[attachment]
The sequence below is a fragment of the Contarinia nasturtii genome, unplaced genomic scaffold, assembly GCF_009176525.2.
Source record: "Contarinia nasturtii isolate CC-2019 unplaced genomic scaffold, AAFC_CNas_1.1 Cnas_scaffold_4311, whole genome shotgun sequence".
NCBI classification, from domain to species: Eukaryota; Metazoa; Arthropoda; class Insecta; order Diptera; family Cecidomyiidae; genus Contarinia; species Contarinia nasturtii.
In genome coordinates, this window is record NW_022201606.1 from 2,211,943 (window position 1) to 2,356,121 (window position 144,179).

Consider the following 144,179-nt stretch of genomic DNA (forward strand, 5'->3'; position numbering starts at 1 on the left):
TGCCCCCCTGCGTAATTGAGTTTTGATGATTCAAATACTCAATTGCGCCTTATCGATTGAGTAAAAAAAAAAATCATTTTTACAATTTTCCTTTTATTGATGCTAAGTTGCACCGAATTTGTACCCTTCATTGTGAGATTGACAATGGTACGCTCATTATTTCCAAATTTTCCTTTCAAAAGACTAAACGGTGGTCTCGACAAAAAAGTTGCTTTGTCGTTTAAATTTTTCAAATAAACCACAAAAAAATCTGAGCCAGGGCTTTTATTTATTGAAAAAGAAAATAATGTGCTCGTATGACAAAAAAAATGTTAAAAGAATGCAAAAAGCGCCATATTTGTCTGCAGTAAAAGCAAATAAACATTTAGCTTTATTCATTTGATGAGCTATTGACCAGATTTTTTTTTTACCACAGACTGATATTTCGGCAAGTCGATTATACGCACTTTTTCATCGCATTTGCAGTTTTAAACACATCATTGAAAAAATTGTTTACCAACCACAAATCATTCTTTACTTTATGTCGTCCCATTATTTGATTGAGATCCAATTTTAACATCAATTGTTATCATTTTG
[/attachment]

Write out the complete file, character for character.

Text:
The sequence below is a fragment of the Contarinia nasturtii genome, unplaced genomic scaffold, assembly GCF_009176525.2.
Source record: "Contarinia nasturtii isolate CC-2019 unplaced genomic scaffold, AAFC_CNas_1.1 Cnas_scaffold_4311, whole genome shotgun sequence".
NCBI classification, from domain to species: Eukaryota; Metazoa; Arthropoda; class Insecta; order Diptera; family Cecidomyiidae; genus Contarinia; species Contarinia nasturtii.
In genome coordinates, this window is record NW_022201606.1 from 2,211,943 (window position 1) to 2,356,121 (window position 144,179).

Consider the following 144,179-nt stretch of genomic DNA (forward strand, 5'->3'; position numbering starts at 1 on the left):
TGCCCCCCTGCGTAATTGAGTTTTGATGATTCAAATACTCAATTGCGCCTTATCGATTGAGTAAAAAAAAAAATCATTTTTACAATTTTCCTTTTATTGATGCTAAGTTGCACCGAATTTGTACCCTTCATTGTGAGATTGACAATGGTACGCTCATTATTTCCAAATTTTCCTTTCAAAAGACTAAACGGTGGTCTCGACAAAAAAGTTGCTTTGTCGTTTAAATTTTTCAAATAAACCACAAAAAAATCTGAGCCAGGGCTTTTATTTATTGAAAAAGAAAATAATGTGCTCGTATGACAAAAAAAATGTTAAAAGAATGCAAAAAGCGCCATATTTGTCTGCAGTAAAAGCAAATAAACATTTAGCTTTATTCATTTGATGAGCTATTGACCAGATTTTTTTTTTACCACAGACTGATATTTCGGCAAGTCGATTATACGCACTTTTTCATCGCATTTGCAGTTTTAAACACATCATTGAAAAAATTGTTTACCAACCACAAATCATTCTTTACTTTATGTCGTCCCATTATTTGATTGAGATCCAATTTTAACATCAATTGTTATCATTTTG